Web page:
Sorbitol

Sorbitol is a polyol (sugar alcohol)
Sorbitol is a polyol (sugar alcohol)

Sorbitol is a polyol (sugar alcohol) that is used as a sweetening agent in various food products, including:

It has 60% of the sweetness of sucrose, with one-third fewer calories, and leaves a sweet, cool and pleasant taste.

As well as providing bulk and sweetness, it is an excellent humectant and texturising agent, it does not contribute towards dental caries and may be helpful to people with diabetes.

Sorbitol occurs naturally in various fruits and berries. First discovered in 1872, it is today commercially produced by the hydrogenation of glucose and is available in both liquid and crystalline form.

Benefits of Sorbitol

Sorbitol is useful in the production of confectionery, baked goods and chocolate where products tend to become dry or harden.

This is because it protects against loss of moisture content, unlike other polyols such as mannitol. Its moisture-stabilising properties, protects these products from drying and maintains their initial freshness during storage.

Sorbitol is also very stable. It can withstand high temperatures and does not participate in Maillard (browning) reactions. It works well with other food ingredients such as sugars, gelling agents, proteins and vegetable fats, and may be synergistic with other sweeteners.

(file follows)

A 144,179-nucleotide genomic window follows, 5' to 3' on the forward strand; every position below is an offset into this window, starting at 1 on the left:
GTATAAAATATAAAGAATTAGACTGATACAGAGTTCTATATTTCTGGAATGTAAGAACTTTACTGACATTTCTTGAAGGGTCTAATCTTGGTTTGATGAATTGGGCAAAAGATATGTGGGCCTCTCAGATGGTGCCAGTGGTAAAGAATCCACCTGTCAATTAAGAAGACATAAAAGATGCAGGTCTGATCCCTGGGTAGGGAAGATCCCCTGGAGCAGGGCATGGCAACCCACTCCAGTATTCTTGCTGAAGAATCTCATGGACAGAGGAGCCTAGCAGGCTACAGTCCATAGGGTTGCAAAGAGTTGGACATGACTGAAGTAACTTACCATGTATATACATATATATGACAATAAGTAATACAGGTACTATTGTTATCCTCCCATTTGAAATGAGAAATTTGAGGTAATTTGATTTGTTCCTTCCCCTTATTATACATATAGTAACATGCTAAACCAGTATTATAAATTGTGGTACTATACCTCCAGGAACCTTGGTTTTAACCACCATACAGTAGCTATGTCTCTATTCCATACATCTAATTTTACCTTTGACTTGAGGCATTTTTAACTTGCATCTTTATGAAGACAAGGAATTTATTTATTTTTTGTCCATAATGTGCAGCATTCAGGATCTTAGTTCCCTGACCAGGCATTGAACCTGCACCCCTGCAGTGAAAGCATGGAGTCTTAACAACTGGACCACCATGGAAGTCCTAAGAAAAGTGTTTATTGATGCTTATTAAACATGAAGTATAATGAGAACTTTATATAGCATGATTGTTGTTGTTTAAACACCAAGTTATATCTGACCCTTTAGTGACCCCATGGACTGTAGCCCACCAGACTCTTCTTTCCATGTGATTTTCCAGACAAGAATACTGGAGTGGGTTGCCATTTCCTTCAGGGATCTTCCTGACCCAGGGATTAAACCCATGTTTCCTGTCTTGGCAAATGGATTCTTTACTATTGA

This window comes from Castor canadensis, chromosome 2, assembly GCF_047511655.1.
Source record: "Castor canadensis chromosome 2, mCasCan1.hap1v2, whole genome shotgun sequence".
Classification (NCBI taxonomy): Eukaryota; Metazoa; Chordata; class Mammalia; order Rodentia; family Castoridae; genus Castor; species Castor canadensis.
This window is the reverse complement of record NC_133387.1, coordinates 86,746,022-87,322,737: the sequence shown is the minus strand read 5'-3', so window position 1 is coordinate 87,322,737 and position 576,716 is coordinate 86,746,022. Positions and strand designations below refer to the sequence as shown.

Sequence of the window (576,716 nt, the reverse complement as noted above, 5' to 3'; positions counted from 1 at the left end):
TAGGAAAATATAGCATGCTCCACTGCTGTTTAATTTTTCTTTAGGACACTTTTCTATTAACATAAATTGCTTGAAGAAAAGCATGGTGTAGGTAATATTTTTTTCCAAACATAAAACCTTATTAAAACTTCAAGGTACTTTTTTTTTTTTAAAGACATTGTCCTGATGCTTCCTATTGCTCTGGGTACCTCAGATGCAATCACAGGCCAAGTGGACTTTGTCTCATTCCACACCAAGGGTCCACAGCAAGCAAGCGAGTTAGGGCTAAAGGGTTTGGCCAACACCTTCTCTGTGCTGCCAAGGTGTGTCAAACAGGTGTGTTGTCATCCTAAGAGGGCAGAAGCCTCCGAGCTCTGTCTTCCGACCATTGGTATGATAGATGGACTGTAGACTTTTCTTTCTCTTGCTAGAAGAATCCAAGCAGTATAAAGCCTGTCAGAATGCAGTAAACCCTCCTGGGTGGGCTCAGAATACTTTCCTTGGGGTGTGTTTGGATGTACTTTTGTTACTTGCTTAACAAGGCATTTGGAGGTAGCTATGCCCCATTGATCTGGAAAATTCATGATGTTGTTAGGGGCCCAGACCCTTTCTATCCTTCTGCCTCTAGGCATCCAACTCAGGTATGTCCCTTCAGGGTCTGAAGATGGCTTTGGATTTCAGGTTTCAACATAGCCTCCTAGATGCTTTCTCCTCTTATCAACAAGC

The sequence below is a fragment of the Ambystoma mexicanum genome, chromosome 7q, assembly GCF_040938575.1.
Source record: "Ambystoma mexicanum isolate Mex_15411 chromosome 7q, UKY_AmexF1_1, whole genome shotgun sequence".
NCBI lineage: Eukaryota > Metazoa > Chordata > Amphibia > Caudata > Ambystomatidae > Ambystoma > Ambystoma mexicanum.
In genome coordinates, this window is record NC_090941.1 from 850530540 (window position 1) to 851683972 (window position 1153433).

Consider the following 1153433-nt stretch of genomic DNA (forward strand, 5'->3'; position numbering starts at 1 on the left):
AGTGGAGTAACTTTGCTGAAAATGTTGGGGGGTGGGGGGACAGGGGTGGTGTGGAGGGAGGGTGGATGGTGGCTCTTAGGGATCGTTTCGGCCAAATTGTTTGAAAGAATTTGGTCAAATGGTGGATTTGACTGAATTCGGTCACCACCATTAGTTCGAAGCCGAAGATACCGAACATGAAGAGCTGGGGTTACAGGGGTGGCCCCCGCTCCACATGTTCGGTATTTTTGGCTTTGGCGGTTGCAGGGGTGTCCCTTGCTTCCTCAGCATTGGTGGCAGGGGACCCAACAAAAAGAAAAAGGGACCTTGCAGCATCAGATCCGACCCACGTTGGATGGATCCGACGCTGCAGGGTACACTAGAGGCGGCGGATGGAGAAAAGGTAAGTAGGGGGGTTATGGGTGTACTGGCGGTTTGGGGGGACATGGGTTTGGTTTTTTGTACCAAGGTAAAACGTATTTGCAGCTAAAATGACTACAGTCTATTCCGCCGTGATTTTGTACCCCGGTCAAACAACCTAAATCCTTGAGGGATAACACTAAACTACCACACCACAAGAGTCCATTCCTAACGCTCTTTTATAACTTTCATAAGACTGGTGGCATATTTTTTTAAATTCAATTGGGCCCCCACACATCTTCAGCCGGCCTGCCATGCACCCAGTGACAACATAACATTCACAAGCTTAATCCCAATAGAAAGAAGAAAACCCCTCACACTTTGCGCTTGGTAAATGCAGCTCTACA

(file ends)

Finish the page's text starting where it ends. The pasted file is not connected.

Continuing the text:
Sorbitol is also regularly used in the formulation of oral care products such as toothpaste and mouthwash.

Helps protect against tooth decay

Like all polyols, sorbitol is non-cariogenic, meaning it is not metabolised by oral bacteria which break down sugars and starches to release acids that may lead to cavities or the erosion of tooth enamel.

This dental health benefit of sugar alcohols is recognised by various health groups/associations across the globe.

Reduced calorie value

Sorbitol is slowly absorbed by the body, allowing part of the ingested substance to reach the large intestine where metabolism generates fewer calories.

While sucrose (table sugar) contributes four calories per gram, sorbitol has a calorie value of just 2.5 and is widely used in formulating ‘low-calorie’ and ‘light’ food products.

Beneficial for diabetics

Sorbitol may be useful as an alternative to sugar for people with diabetes as it significantly reduces the rise in blood glucose and the insulin response associated with the ingestion of glucose.

It also has a reduced calorie value of around 2.54 kcal/g, which is consistent with the objective of calorie and weight control for diabetics.

Before opting for foods sweetened with sorbitol and/or other sugar alcohols, the usefulness of these polyols should be discussed with a GP/diabetes specialist as some of these products may contain other ingredients which may not be suitable for their diet.

Safety

Sorbitol has been proven to be a safe for use in the production of foods by numerous scientific studies. The Joint Food and Agriculture Organisation/World Health Organisation Expert Committee on Food Additives (JECFA) states that sorbitol is safe and has established an acceptable daily intake* (ADI) for sorbitol of “not specified,” which is the safest category in which JECFA can place a food ingredient.

It is also approved for use by the European Union and numerous countries around the world, including Australia, Canada and Japan.

Explore Sorbitol